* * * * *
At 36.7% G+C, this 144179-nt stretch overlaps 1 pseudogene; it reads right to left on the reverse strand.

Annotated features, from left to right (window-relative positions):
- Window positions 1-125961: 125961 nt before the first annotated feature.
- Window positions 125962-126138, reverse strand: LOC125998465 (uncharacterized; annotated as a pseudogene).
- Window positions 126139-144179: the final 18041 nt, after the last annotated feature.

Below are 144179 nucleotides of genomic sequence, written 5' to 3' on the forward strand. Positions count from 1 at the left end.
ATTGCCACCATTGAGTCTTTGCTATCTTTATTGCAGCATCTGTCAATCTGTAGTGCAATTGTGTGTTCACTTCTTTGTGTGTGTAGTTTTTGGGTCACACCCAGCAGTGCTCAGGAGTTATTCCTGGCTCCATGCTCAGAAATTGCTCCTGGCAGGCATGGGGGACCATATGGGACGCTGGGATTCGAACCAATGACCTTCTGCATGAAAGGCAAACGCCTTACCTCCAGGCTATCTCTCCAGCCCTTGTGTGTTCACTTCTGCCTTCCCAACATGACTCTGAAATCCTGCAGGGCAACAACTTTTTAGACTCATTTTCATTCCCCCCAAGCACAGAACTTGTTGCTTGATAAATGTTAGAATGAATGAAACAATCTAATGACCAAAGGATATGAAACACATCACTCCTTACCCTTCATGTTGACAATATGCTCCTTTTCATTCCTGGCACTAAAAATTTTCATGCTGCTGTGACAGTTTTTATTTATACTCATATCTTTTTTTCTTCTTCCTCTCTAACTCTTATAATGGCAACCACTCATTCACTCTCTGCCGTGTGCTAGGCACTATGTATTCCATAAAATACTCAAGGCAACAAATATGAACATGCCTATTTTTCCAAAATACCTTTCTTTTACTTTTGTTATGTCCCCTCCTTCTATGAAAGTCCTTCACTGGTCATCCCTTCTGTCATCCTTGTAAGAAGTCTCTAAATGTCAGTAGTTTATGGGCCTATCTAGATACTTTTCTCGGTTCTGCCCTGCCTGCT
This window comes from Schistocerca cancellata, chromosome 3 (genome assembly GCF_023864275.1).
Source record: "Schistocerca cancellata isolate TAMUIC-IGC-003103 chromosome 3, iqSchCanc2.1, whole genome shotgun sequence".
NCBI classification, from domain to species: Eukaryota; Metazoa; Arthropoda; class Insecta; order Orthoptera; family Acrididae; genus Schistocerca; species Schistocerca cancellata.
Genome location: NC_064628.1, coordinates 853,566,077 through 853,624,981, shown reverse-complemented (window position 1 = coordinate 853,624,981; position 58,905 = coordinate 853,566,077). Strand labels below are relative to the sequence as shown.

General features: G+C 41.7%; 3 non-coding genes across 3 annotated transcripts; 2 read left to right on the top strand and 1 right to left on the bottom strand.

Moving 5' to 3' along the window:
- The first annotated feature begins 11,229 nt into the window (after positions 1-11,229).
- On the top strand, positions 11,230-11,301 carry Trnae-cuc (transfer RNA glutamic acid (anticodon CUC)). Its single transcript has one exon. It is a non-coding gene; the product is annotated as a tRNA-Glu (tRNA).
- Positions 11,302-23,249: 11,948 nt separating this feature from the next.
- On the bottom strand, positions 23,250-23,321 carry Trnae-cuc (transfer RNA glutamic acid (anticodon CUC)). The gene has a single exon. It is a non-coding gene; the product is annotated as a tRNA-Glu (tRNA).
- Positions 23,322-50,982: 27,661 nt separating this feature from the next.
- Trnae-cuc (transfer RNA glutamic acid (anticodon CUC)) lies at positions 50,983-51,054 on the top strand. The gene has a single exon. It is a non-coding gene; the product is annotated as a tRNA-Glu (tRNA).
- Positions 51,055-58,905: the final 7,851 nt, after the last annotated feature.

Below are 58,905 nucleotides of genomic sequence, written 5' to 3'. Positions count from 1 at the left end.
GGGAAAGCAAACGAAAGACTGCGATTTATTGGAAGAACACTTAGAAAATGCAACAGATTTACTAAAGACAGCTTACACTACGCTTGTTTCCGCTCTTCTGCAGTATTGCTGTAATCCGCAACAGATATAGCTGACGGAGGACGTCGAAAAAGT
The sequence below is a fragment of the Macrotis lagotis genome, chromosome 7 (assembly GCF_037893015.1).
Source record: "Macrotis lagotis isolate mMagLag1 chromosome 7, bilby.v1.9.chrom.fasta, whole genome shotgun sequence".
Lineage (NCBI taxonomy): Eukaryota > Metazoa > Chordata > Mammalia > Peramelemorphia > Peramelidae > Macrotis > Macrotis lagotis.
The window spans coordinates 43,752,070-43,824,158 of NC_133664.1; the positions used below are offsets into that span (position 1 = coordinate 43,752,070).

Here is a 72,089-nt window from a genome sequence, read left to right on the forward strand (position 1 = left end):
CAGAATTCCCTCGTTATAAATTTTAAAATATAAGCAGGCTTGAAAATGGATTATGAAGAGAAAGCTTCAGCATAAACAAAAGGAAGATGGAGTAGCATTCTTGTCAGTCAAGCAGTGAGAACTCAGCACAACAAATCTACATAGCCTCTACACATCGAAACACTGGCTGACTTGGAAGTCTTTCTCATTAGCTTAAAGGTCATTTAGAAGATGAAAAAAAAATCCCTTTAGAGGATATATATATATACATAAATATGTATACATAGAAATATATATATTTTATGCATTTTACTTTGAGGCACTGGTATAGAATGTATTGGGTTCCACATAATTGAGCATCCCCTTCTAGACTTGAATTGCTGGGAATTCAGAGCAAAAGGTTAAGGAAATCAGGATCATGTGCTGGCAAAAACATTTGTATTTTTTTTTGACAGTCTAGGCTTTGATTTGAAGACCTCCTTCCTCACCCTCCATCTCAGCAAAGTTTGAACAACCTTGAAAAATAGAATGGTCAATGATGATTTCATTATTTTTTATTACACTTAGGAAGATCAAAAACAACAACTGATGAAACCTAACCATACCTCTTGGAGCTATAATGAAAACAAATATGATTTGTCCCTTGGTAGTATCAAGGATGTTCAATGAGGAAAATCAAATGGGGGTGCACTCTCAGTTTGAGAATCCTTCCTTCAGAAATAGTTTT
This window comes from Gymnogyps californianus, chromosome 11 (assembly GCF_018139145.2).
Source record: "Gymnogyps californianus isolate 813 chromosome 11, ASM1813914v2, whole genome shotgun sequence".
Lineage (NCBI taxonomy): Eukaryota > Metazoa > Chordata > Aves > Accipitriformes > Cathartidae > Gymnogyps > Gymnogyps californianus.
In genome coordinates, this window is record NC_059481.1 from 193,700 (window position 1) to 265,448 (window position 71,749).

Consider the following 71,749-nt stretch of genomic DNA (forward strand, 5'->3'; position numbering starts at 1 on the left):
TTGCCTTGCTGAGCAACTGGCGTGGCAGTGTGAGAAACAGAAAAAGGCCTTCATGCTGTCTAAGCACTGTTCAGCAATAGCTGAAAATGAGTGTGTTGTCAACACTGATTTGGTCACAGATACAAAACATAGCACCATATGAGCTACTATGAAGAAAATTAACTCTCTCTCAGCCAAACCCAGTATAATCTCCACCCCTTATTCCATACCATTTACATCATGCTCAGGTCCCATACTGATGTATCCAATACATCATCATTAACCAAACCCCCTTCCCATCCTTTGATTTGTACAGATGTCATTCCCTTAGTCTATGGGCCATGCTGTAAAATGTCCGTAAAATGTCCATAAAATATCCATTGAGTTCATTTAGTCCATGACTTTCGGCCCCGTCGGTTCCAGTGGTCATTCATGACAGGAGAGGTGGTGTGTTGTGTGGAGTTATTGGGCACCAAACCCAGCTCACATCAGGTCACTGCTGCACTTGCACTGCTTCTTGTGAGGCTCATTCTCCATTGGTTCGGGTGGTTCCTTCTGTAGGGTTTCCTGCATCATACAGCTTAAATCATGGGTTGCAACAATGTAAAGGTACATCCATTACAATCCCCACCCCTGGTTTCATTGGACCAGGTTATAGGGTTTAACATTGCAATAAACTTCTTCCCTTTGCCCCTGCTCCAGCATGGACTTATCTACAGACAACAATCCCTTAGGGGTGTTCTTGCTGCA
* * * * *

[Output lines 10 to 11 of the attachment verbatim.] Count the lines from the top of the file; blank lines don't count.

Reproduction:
NCBI classification, from domain to species: Eukaryota; Metazoa; Arthropoda; class Insecta; order Orthoptera; family Acrididae; genus Schistocerca; species Schistocerca cancellata.
Genome location: NC_064628.1, coordinates 853,566,077 through 853,624,981, shown reverse-complemented (window position 1 = coordinate 853,624,981; position 58,905 = coordinate 853,566,077). Strand labels below are relative to the sequence as shown.